EAST PEORIA — The roundabout planned for the Camp Street and River Road intersection, and the inevitable traffic snarls it will create, is coming in spring 2020.
The East Peoria City Council on Tuesday approved about $300,000 in engineering fees to keep the long-planned project moving forward.
"What we have there now is not working," said Commissioner Tim Jeffers, who oversees the public works department. "(The roundabout) is the best solution we have now."
The roundabout project has been in the planning stages since 2013.
The construction will shut down the intersection from March 2020 through July 2020. The closure will coincide with the Illinois Department of Transportation's closure of the Murray Baker Bridge from March through at least October 2020, compounding the traffic congestion in the area.
The bridge that carries Interstate 74 over the Illinois River will be closed for a scheduled redecking project.
"There were discussions about staggering the construction times," Dennis Barron, East Peoria's director of public works, said Tuesday. "But part of the thinking was doing it all at once and not extending it into two construction seasons. Get it all over with at once."
The closure of the bridge will route interstate traffic on the I-74 flyovers in East Peoria and not bring through traffic into the roundabout construction zone, Barron said. Local traffic will be routed around the closed Camp Street and River Road intersection.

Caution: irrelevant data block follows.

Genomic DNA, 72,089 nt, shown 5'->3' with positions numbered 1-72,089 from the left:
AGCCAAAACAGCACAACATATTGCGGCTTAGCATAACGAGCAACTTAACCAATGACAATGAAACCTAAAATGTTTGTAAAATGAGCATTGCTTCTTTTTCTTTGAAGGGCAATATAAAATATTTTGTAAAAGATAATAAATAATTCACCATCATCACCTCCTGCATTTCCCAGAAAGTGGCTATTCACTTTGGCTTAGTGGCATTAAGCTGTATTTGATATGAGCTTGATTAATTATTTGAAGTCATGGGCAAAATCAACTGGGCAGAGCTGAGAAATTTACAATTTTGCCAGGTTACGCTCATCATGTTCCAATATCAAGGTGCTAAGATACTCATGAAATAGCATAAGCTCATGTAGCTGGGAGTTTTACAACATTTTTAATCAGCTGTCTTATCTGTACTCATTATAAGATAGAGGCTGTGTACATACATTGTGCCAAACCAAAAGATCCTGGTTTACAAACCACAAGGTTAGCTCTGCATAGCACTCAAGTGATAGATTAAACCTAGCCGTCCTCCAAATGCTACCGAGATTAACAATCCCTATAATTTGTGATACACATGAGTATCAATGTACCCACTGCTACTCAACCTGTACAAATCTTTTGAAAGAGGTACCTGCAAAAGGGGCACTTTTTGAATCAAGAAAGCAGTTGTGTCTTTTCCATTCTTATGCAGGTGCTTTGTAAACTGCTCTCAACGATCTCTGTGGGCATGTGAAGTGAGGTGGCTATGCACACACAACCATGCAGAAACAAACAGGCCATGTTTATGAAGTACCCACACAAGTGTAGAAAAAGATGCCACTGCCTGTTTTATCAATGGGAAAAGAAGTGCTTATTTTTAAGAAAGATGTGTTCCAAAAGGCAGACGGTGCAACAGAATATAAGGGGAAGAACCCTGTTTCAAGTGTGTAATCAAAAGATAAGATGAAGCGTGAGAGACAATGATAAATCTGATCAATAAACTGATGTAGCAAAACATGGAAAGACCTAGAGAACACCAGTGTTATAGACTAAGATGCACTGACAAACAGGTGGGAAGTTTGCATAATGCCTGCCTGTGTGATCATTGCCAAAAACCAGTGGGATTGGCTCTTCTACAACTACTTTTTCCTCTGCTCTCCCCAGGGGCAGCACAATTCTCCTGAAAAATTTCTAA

The estimated $3 million project will be split 70 percent and 30 percent between a federal Peoria-Pekin Urbanized Area Transportation Study grant and the city of East Peoria. The council approved $91,650 to Midwest Engineering Associates for design services, which include the acquisition of land for easements in the area, and $207,790 for construction engineering services.
Commissioner John Kahl said he's no fan of roundabouts and struggled with lending his support to this one.
"I have a lot of reservations, especially where it is going," Kahl said Tuesday. "My gut is telling me no, but I guess sometimes you have to make a decision not based on your personal opinion. I will support (the roundabout) with caution."
Mayor Dave Mingus also sounded skeptical about the roundabout.
"They're safer, right, Rob?" Mingus said to Robert Culp, the senior project engineer for Midwest Engineering. "You believe all that."
"Yeah," Culp responded. "They're safer."
The engineering appropriation passed by a 4-0 vote. Commissioner Dan Decker was absent.
Scott Hilyard can be reached at 686-3244 or by email at email@example.com. Follow @scotthilyard on Twitter.